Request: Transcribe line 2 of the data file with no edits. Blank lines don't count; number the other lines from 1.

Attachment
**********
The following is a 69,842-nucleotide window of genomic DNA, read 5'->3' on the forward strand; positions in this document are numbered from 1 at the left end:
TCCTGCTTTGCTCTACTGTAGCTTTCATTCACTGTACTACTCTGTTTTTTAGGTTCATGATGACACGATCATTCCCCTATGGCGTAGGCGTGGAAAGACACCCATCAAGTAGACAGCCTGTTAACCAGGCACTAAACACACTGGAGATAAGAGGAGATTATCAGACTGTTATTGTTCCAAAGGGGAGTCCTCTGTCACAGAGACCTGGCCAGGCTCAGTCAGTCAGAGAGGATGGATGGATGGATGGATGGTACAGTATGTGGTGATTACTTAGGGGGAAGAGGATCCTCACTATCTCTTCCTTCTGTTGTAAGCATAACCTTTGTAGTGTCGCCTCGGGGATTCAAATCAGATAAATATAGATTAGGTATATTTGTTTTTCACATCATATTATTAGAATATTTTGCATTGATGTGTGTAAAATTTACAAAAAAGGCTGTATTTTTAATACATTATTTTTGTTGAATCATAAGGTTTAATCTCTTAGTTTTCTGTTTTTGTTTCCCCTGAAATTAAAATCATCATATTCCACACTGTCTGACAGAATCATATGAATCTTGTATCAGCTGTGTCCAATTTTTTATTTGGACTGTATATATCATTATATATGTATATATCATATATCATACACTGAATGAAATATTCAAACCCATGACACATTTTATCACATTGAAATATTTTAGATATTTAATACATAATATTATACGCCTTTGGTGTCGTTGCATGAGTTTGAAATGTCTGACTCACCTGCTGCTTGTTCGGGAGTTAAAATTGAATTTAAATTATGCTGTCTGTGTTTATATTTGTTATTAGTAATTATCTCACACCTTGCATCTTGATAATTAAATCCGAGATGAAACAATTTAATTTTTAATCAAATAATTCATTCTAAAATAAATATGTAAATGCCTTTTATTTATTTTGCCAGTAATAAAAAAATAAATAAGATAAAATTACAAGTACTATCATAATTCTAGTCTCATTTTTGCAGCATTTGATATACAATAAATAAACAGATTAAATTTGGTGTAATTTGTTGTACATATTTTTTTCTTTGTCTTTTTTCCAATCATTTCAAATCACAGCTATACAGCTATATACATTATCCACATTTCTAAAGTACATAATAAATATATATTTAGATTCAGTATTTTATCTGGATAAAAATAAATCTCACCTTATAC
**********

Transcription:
TCCTGCTTTGCTCTACTGTAGCTTTCATTCACTGTACTACTCTGTTTTTTAGGTTCATGATGACACGATCATTCCCCTATGGCGTAGGCGTGGAAAGACACCCATCAAGTAGACAGCCTGTTAACCAGGCACTAAACACACTGGAGATAAGAGGAGATTATCAGACTGTTATTGTTCCAAAGGGGAGTCCTCTGTCACAGAGACCTGGCCAGGCTCAGTCAGTCAGAGAGGATGGATGGATGGATGGATGGTACAGTATGTGGTGATTACTTAGGGGGAAGAGGATCCTCACTATCTCTTCCTTCTGTTGTAAGCATAACCTTTGTAGTGTCGCCTCGGGGATTCAAATCAGATAAATATAGATTAGGTATATTTGTTTTTCACATCATATTATTAGAATATTTTGCATTGATGTGTGTAAAATTTACAAAAAAGGCTGTATTTTTAATACATTATTTTTGTTGAATCATAAGGTTTAATCTCTTAGTTTTCTGTTTTTGTTTCCCCTGAAATTAAAATCATCATATTCCACACTGTCTGACAGAATCATATGAATCTTGTATCAGCTGTGTCCAATTTTTTATTTGGACTGTATATATCATTATATATGTATATATCATATATCATACACTGAATGAAATATTCAAACCCATGACACATTTTATCACATTGAAATATTTTAGATATTTAATACATAATATTATACGCCTTTGGTGTCGTTGCATGAGTTTGAAATGTCTGACTCACCTGCTGCTTGTTCGGGAGTTAAAATTGAATTTAAATTATGCTGTCTGTGTTTATATTTGTTATTAGTAATTATCTCACACCTTGCATCTTGATAATTAAATCCGAGATGAAACAATTTAATTTTTAATCAAATAATTCATTCTAAAATAAATATGTAAATGCCTTTTATTTATTTTGCCAGTAATAAAAAAATAAATAAGATAAAATTACAAGTACTATCATAATTCTAGTCTCATTTTTGCAGCATTTGATATACAATAAATAAACAGATTAAATTTGGTGTAATTTGTTGTACATATTTTTTTCTTTGTCTTTTTTCCAATCATTTCAAATCACAGCTATACAGCTATATACATTATCCACATTTCTAAAGTACATAATAAATATATATTTAGATTCAGTATTTTATCTGGATAAAAATAAATCTCACCTTATAC